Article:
This past weekend as I scrolled through Facebook, I stumbled across an article related to my alumni, Virginia State University, with the headline “VSU in trouble” and it was highlighting the financial burden and cutbacks imposed and the doom it faces if things aren’t changed. This sounded all too familiar to me, like another Virginia HBCU, St. Paul’s College. I began to read about other HBCUs and discovered some similar issues happening at other schools including Howard University (which is one of the prominent HBCU’s in the country). Then I came across an article that discussed whether HBCU’s are still viable anymore as if to say HBCU’s are teaching a different education than a non-HBCU, or an education that’s no longer relevant to society. So let’s explore why we have come to this thinking and what are we to do about this.

Let’s be clear HBCU’s should not have to state their relevance to be considered valuable just like a black teen should not have to state his use to society in order to not be gunned down. This is merely to see how we have come to the point and how we should refocus our thinking on this topic.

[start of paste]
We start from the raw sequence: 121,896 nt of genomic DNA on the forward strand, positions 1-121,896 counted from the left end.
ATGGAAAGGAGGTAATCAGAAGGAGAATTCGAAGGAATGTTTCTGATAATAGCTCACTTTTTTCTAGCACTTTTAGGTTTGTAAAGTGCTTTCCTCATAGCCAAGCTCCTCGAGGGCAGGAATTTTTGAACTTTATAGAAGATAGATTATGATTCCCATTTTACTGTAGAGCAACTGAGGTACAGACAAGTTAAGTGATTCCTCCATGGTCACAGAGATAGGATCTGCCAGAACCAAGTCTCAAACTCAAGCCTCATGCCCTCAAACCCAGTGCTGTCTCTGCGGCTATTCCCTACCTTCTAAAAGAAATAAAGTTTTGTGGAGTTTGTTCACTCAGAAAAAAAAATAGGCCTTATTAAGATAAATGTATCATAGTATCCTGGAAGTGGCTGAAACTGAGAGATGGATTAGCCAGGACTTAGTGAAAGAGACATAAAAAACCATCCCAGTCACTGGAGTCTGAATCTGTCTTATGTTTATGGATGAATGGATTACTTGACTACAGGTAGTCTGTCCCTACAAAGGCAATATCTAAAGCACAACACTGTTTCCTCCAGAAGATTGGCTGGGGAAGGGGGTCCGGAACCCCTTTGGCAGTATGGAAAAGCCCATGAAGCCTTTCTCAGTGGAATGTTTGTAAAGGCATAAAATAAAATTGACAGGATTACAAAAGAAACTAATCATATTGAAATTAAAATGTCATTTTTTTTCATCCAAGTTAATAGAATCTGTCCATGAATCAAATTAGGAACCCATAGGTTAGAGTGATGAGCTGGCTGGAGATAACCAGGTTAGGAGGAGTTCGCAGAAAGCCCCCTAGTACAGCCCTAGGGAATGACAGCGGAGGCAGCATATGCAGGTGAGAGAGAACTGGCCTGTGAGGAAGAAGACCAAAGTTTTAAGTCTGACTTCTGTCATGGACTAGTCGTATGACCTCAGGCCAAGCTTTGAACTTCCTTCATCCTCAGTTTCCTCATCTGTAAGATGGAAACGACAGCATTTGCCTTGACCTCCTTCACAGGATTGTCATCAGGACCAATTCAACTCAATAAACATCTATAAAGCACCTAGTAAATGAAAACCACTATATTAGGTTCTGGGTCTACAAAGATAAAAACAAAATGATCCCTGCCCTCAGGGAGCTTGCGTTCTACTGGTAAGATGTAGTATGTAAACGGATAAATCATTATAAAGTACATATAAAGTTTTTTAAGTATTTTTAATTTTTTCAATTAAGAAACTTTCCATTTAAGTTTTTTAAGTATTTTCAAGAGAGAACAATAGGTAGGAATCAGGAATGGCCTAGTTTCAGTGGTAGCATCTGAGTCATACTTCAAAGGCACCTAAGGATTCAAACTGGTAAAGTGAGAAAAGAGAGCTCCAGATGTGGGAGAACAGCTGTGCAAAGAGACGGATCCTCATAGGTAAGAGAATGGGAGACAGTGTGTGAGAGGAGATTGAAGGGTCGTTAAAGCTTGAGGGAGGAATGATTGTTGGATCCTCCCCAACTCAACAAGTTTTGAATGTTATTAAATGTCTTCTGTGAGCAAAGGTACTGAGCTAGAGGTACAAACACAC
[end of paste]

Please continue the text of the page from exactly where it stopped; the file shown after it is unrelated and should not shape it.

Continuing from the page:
One of the biggest historical moves that put our institutions in jeopardy was integration. As good intently as it was, integration also reflected poorly on our psychological and academic independence. The fight for integration alone suggested that we needed to attend a white college in order to be granted the proper education. We knew separate was not entirely equal and so instead of asking for the funding to build our own schools to be equal or better, we instead fought to integrate. The psychological damage that this told us, was one that suggested we were not educators, less resourceful, and did not possess the capabilities to be independent. Although some intentions may have been to play the game to change the game, or better yet take the education from them and bring it back to our people, we forgot that overtime being taught by a culture that taught you the good of them and never the bad, made you look at your own people as if they were the problem, and gaining status etc. made people forget that purpose. Integration may have its immediate benefits, but long-term culture aspects suffered.  Integration also took away some of the best African-American minds and sent them to these universities that do not cater to African-Americans particularly, and schools that at one point did not even allow African-Americans. Even despite research studies that suggest blacks with a HBCU education fair better than blacks with a non-HBCU education, I have to ask my people of color why are we in such a rush to join forces with people who are not as eager to attend a HBCU, why are we trying to force a relationship from people who has no need to form a relationship with you (I would say this is an individual thing, but ask how many people not of color had a HBCU on their list of schools and it doesn’t have to be about the HBCU tag just the school that’s a HBCU)? The past should not stop us from trying to bridge the gap, but you have to realize when the gap is only trying to be closed on one side. Now I understand the current limitations for advanced degrees at HBCU’s, I myself have had to deal with this when pursuing an advanced degree, but it speaks about the limited resources currently available. Integration should not have been JUST about attending any school of your choice despite your race, but also about receiving justifiable funding and resources for black institutions to be able to build up and be competitive to its counterparts, that’s what JUSTICE and EQUALITY is. You cannot say anyone is equal if you already have a head start and that’s what non-HBCU’s had over HBCUs.